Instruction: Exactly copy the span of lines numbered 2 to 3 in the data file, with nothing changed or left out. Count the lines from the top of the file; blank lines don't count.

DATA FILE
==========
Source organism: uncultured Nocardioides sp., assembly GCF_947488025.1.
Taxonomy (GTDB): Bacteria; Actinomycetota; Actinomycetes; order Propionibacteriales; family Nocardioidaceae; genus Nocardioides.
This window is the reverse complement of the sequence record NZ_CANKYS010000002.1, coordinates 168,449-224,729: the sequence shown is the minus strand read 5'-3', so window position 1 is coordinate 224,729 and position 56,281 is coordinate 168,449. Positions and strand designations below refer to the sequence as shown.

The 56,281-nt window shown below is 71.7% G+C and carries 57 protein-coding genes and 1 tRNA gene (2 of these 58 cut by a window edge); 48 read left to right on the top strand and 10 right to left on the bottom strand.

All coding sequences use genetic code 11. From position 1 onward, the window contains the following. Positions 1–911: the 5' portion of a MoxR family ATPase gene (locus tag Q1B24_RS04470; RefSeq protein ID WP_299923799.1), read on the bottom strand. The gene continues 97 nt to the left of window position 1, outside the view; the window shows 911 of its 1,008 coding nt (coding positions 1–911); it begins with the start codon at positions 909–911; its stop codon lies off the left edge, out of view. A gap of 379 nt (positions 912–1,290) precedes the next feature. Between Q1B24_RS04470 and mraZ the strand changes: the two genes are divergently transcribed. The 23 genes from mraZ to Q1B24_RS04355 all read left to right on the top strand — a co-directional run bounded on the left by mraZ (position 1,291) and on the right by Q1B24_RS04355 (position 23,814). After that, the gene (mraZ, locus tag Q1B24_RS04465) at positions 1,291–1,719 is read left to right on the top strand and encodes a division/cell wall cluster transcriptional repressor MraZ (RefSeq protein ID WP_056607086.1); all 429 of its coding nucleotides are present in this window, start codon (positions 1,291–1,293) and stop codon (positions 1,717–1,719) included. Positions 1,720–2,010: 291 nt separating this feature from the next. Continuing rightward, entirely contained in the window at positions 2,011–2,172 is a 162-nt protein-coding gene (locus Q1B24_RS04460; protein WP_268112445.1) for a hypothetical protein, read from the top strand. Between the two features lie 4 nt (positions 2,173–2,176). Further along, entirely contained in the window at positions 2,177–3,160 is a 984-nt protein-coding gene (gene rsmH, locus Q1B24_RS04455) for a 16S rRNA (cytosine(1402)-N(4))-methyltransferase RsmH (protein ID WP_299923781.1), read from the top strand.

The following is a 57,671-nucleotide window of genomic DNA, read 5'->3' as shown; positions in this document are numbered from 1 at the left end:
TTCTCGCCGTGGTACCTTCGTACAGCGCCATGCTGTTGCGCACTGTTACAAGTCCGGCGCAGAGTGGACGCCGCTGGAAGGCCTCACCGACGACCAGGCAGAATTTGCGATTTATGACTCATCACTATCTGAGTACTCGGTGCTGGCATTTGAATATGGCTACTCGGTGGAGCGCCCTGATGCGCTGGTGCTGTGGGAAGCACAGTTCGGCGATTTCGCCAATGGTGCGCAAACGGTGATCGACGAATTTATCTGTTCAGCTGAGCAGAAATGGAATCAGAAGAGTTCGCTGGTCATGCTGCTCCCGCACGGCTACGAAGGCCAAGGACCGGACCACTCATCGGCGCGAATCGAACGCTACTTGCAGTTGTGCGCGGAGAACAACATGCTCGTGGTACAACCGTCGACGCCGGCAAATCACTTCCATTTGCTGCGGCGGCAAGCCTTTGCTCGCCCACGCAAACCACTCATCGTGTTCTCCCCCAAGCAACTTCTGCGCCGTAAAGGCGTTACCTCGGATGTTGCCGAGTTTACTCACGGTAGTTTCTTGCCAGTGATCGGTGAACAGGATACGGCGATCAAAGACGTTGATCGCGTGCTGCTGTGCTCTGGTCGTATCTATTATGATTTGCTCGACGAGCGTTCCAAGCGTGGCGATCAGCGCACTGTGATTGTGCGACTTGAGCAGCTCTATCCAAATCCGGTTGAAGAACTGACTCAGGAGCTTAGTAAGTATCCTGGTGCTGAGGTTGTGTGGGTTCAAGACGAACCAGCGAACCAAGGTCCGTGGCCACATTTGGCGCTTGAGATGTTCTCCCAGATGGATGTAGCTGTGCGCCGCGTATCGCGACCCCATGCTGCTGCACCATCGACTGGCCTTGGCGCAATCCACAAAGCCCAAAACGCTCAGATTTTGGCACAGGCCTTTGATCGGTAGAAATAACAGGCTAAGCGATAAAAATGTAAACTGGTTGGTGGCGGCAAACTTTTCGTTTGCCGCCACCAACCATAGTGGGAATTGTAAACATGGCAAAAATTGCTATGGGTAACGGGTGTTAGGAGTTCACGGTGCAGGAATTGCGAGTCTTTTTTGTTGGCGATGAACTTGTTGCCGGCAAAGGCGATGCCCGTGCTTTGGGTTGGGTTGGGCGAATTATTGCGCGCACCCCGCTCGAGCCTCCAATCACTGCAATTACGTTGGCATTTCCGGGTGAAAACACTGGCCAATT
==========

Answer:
Taxonomy (GTDB): Bacteria; Actinomycetota; Actinomycetes; order Propionibacteriales; family Nocardioidaceae; genus Nocardioides.
This window is the reverse complement of the sequence record NZ_CANKYS010000002.1, coordinates 168,449-224,729: the sequence shown is the minus strand read 5'-3', so window position 1 is coordinate 224,729 and position 56,281 is coordinate 168,449. Positions and strand designations below refer to the sequence as shown.